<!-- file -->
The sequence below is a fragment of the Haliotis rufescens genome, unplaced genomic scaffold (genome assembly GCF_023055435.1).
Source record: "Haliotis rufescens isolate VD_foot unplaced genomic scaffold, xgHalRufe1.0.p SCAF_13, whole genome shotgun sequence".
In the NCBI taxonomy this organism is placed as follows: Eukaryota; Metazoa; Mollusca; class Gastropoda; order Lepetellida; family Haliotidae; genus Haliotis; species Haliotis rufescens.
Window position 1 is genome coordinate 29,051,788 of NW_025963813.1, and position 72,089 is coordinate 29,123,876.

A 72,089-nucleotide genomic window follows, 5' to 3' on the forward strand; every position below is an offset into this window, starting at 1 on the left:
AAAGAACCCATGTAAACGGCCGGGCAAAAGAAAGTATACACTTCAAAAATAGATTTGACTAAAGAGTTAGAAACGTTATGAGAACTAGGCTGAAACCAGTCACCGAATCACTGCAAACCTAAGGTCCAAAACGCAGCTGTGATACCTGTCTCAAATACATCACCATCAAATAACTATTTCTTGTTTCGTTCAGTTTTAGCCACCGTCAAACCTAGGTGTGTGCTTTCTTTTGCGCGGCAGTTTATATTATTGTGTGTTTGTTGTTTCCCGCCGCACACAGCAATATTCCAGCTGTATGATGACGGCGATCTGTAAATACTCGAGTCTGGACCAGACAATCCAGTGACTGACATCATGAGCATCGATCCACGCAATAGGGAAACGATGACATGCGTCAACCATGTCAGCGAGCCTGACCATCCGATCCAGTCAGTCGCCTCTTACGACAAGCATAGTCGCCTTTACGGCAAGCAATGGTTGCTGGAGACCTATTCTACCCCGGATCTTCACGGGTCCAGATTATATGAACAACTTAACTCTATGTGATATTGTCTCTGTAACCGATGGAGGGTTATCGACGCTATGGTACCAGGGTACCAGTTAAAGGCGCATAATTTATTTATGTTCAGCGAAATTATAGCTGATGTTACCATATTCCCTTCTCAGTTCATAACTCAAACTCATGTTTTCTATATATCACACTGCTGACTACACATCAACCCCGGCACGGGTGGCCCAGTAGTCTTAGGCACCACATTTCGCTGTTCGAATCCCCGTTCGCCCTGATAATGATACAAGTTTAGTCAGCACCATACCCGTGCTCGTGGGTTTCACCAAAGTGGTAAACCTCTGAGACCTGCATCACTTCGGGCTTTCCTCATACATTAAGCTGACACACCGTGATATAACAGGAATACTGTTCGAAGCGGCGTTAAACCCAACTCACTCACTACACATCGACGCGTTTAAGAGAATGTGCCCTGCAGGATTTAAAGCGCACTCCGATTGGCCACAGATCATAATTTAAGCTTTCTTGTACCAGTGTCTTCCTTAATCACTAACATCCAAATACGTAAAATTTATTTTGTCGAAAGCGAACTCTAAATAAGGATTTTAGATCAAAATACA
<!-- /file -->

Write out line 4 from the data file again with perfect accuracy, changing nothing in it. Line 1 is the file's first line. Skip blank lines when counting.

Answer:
Window position 1 is genome coordinate 29,051,788 of NW_025963813.1, and position 72,089 is coordinate 29,123,876.